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review 2018-02-06 16:53
What Is Your Definition of Art – Work of Art by Ken La Salle @KenLaSalle
An Intention of Flowers (Work of Art) (Volume 1) - Ken La Salle

I love the cover for Work of Art by Ken La Salle, when something so simple can say so much.

 

Work of Art: An Intention of Flowers

Goodreads  /  Amazon

 

MY REVIEW

 

What is your definition of art? After reading Work of Art by Ken La Salle, you may change your mind.

 

The whole time I’m reading, I’m trying to take notes, but the words won’t come. This is one of those books that took me down a road I didn’t anticipate, but I was happy to have traveled.

 

Andy Hollis is fascinated, some would say obsessed, with Joseph Avilla, a young artist who is painting flowers on the asphalt parking lot. Why? Some would ask, why not?

 

Joseph has a home, a mother and a father, but Andy only sees him painting in the parking lot at all hours of the day and night.

 

Andy is an art teacher and thinks Joseph needs to be in his class. I think the one who will learn the most is Andy.

 

We all march to a different drummer and have to find our own way, though a little help from our friends never hurts.

 

The characters and their motivations grow and change, as do the situations they find themselves in.

 

This is one of those reviews that was hard for me to write. I just can’t seem to find the words…BUT, once I started to read Work of Art, I couldn’t stop until I reached the end and I am really looking forward to the next one.

 

Ken La Salle writes with attitude, sarcasm, wit. and humor. His books always surprise me and that is a very good thing.

 

I voluntarily reviewed a free copy of Work of Art by Ken La Salle.

Animated Animals. Pictures, Images and Photos  4 Stars

 

To see the interview and read more, go HERE

 

MY KEN LA SALLE REVIEWS

 

 

 

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Source: www.fundinmental.com/what-is-your-definition-of-art-work-of-art-by-ken-la-salle-kenlasalle
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review 2017-09-03 18:32
The Discreet Hero, Mario Vargas Llosa, trans. Edith Grossman
The Discreet Hero: A Novel - Mario Vargas Llosa,Edith Grossman

This book put me in a bind: while I found the story and characters engaging, fun, even, there are aspects that offended me. As I read, I would wonder: "Is this attitude or behavior endorsed by the author, or just described by him in depicting this place and these personalities?" By the end, I decided that there are definite ideologies at work here, including the beliefs that when it comes to family, blood is all; that the younger generation is responsible for squandering the hard work of their parents'; and the conservative viewpoint that if one only works hard enough, one can be successful. Other troubling attitudes that are questioned by characters but nevertheless feel condoned by the narrative: blaming victims of rape or sexual coercion; treating women as objects; racism; masculine pride as more important than the lives of loved ones.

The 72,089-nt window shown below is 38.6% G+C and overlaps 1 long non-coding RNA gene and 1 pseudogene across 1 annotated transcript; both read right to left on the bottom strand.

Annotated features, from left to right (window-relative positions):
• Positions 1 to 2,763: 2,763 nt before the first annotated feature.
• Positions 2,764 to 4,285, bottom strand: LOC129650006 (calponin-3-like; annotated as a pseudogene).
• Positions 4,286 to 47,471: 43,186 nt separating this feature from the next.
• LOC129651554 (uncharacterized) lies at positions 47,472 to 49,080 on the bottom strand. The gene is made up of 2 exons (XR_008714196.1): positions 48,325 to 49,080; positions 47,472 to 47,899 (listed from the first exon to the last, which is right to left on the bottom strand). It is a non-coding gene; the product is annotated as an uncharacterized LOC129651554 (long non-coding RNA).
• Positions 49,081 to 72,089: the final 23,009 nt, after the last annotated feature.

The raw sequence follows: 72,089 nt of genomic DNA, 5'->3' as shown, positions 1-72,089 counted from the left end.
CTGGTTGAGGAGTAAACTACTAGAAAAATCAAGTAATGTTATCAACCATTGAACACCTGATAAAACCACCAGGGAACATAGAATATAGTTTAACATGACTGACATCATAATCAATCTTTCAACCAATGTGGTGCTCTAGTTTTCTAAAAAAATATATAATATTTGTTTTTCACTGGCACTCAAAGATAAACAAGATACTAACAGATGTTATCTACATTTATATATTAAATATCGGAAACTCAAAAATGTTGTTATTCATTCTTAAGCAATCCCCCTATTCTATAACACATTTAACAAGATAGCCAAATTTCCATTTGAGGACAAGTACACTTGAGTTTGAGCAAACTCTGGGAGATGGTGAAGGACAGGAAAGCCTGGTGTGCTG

After I finished the book, I read several reviews as I tried to work out my opinion of it. These mention that Vargas Llosa won the Nobel Prize for Literature but that this may not be his best work; that he used to be a social progressive but became a conservative who ran for president of Peru; that some characters appear in other books of his; that some elements are based on real events and his own life.

 

The book is divided between two alternating and converging narratives with separate protagonists, both fitting the "discreet hero" label of the title. The stories take place in two different areas of Peru, one Lima, one provincial, and their plots appear to have no connection. When they link up, it's very satisfying, even though the connection is quite minor. Each plot has elements of a mystery-thriller that propel the story; I found it hard to put down. The characters are often charming and easy to root for (until they're not). In story one, a man who worked his way up from nothing and owns a transport company is anonymously threatened unless he pays for protection; he refuses. In story two, a man on the verge of retirement and a long-awaited trip with his wife and son finds his life upheaved when his wealthy boss decides to marry his servant to punish his errant sons; at the same time, the protagonist's teenaged son is being approached by a mysterious stranger who may or may not be real, the devil, an angel, or just the kid fucking with his parents (this last mystery is left ambiguous).

 

Other elements I enjoyed included the relationship between the second protagonist and his wife, his feelings about art's role in life, the police sergeant from the first story, and learning about Peruvian life across two settings.

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review 2017-08-28 00:37
The Night Guest, Fiona McFarlane
The Night Guest - Fiona McFarlane

The Night Guest opens with elderly Ruth fearing she can hear and smell a tiger in her house--in Australia. One of the great pleasures of this book is its unreliable narrator, unreliable not because she's deceptive but because her mind isn't what it used to be and may be getting worse. Yet the phantom of the tiger presages what may be a real danger: the arrival of a woman named Frida who claims to be a government carer. Is she, or is she fleecing Ruth?